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plastic bags

This is a discussion on plastic bags within the Horse Training forums, part of the Training Horses category

     
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        03-05-2009, 01:57 PM
      #11
    Yearling
    Depends On How a Horse Sees It : Horse Science News

    Nifty article by Horse Science News, on this matter.
         
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        03-05-2009, 02:35 PM
      #12
    mls
    Trained
    Quote:
    Originally Posted by shmurmer4    
    Depends On How a Horse Sees It : Horse Science News

    Nifty article by Horse Science News, on this matter.
    For my guy - it's not sight - it's the sound.

    No matter what though - not every horse responds the same to any training method. One thing might work well for one horse but the same procedure make cause another horse to come unglued. I will also add it does not mean the horse was 'abused' because it will be nervous or upset about something.

    It's very important to take an individual approach to horses and not try to put them in a mold.
         
        03-05-2009, 02:46 PM
      #13
    Yearling
    Quote:
    Originally Posted by mls    
    For my guy - it's not sight - it's the sound.

    No matter what though - not every horse responds the same to any training method. One thing might work well for one horse but the same procedure make cause another horse to come unglued. I will also add it does not mean the horse was 'abused' because it will be nervous or upset about something.

    It's very important to take an individual approach to horses and not try to put them in a mold.
    That is so true!! I've worked with horses that are terrified of the sound of a plastic bag. I find it is more the sound than the sight. And, yes, horses are so different. What works for one sometimes won't work at all for another. It is very important to find out what works best for the particular horse you have or are working with.
         
        03-05-2009, 03:03 PM
      #14
    Trained
    In an effort to desensitize to plastic bags and other things I used a plastic, push in the ground type fence post. Like this:



    And tied new things to it for the horses to investigate. I put the post in the middle of the pen and attached the "new things" to the post, the horse could then investigate it at their own pace.

    I tied plastic bags that would blow in the wind, black garbage bags, sleigh bells, a piece of an old tarp, a hula hoop with the rattle beads, milk jugs, 2 ltr pop bottles, even some pop cans. Anything you want them to get familiar with that won't hurt them.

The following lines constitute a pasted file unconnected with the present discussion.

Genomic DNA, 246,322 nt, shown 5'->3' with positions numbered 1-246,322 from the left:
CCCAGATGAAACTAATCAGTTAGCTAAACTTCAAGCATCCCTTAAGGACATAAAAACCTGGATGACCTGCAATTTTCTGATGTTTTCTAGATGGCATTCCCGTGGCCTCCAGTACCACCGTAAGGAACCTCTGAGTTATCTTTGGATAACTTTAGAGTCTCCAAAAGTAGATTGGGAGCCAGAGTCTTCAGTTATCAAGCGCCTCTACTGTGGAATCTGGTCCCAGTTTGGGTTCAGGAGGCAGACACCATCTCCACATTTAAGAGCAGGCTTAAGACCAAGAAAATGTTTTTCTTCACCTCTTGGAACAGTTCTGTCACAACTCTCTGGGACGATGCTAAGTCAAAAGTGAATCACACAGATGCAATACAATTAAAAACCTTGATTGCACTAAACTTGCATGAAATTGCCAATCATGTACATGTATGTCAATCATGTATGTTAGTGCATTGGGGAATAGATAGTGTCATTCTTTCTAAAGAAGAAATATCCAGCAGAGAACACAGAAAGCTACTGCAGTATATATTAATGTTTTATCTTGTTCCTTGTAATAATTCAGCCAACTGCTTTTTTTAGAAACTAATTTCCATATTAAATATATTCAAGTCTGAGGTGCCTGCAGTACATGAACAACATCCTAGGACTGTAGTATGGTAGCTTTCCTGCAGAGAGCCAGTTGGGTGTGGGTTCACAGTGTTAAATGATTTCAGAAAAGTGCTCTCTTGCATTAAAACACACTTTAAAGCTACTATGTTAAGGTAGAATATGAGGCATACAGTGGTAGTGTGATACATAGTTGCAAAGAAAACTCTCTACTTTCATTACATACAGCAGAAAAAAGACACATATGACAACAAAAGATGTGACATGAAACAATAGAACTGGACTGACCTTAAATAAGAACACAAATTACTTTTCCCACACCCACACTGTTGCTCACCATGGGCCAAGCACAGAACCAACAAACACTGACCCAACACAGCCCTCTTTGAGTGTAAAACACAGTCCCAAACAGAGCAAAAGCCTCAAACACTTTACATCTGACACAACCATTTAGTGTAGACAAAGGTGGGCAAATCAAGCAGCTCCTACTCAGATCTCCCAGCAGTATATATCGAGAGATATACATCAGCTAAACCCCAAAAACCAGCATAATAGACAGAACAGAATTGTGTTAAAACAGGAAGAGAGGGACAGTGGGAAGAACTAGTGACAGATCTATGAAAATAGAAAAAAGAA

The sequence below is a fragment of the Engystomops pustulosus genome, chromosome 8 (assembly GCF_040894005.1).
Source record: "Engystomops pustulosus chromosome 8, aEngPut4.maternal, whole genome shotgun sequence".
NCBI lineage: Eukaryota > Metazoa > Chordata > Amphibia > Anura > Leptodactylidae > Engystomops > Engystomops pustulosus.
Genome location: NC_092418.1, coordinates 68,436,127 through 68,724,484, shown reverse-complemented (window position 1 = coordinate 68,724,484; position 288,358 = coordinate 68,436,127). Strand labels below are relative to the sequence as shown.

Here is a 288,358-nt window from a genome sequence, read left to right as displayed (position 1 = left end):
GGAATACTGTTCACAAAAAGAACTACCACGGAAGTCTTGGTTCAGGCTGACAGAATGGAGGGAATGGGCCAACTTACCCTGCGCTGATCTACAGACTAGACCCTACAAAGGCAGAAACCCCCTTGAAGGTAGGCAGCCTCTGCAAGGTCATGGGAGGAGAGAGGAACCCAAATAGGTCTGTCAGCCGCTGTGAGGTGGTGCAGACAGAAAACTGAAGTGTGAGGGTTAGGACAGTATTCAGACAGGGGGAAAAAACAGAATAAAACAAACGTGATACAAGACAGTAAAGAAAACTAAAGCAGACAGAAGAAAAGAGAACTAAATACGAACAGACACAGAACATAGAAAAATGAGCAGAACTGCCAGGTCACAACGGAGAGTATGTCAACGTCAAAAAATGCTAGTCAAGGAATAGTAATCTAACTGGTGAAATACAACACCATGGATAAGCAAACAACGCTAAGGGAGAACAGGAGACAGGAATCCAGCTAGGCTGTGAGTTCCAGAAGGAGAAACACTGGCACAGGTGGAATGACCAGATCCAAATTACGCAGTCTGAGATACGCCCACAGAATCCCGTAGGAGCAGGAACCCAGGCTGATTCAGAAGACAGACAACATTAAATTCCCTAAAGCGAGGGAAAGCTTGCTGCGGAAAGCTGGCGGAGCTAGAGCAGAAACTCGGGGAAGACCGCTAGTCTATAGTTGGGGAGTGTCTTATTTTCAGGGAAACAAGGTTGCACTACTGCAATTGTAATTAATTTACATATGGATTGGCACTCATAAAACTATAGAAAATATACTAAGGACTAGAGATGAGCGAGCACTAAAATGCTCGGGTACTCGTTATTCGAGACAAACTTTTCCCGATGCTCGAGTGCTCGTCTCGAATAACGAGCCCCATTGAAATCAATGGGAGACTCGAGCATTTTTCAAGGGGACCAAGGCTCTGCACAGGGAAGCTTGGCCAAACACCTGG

I would leave the "New item" on my "introduction stick" for a few days and let the horses get used to it. The items couldn't chase them, the horses had plenty of room to get away from it, and more than anything, it gave them something to think about. The more items I put on the post the faster they got used to them...the stick turned from the scary post to the discovery stick. I LOVE letting a horse figure out anything that they can possibly learn on their own...( I mean if they can learn to be ok with it on their own that's better IMO than forcing something on them, not all principles apply here)

    Once they were OK with the object, I'd rub it on them, by the time we got to that step they didn't care much anymore.
         
        03-05-2009, 04:43 PM
      #15
    Yearling
    Maybe you're not doing it correctly. :)
         
        03-05-2009, 06:58 PM
      #16
    Showing
    I really like Dumas' approach. That way you are not forcing the scary object on the horse. However, that is not how I do things. At the risk of being critisized, I am one of the types of people who "sack out" a horse, but not in the traditional way. If they jump when I throw the saddle pad on their back, I take it off and throw it back up there over and over until they stand still and don't flinch. That is just how I do my training, but I have been around horses enough and trained enough of them that I understand what they can take and what they cannot. There is a very fine line between spooked and terrorized that, sadly, most people cannot distinguish. With the air of friendly debate, Spirithorse, sacking out teaches a horse more than "tolerance" of a scary object. Done properly, it is a quick and easy way to teach them that the scary object will not hurt them and they have nothing to fear from it. Teaching them confidence in themselves and in you.

    As for the OP, I would also advise that you don't do that again. Even contained in a round pen, she could slip and hurt herself or charge and hurt you. Above all, I believe you must never allow the horse to run loose under saddle at any time during the training process. If they get scared or start to buck, you have absolutely no control over what they do. I would just take the bag into a pen with me and have her unsaddled with a halter and lead. Keep the bag in your hand where she can see it and just let her trot circles around you until she stops. Work your way closer to her every time she stops and let her sniff the bag if she is willing. Sometimes this will take a bit of time but just stay consistent.
         
        03-05-2009, 10:01 PM
      #17
    Trained
    SMrobs, I completely agree with you about the tack (saddle pad). You have to be able to read a horses' tolerance level. I don't use the fence post for tack or blankets, just the fun weird stuff.

    You'll receive no criticism from me.
         

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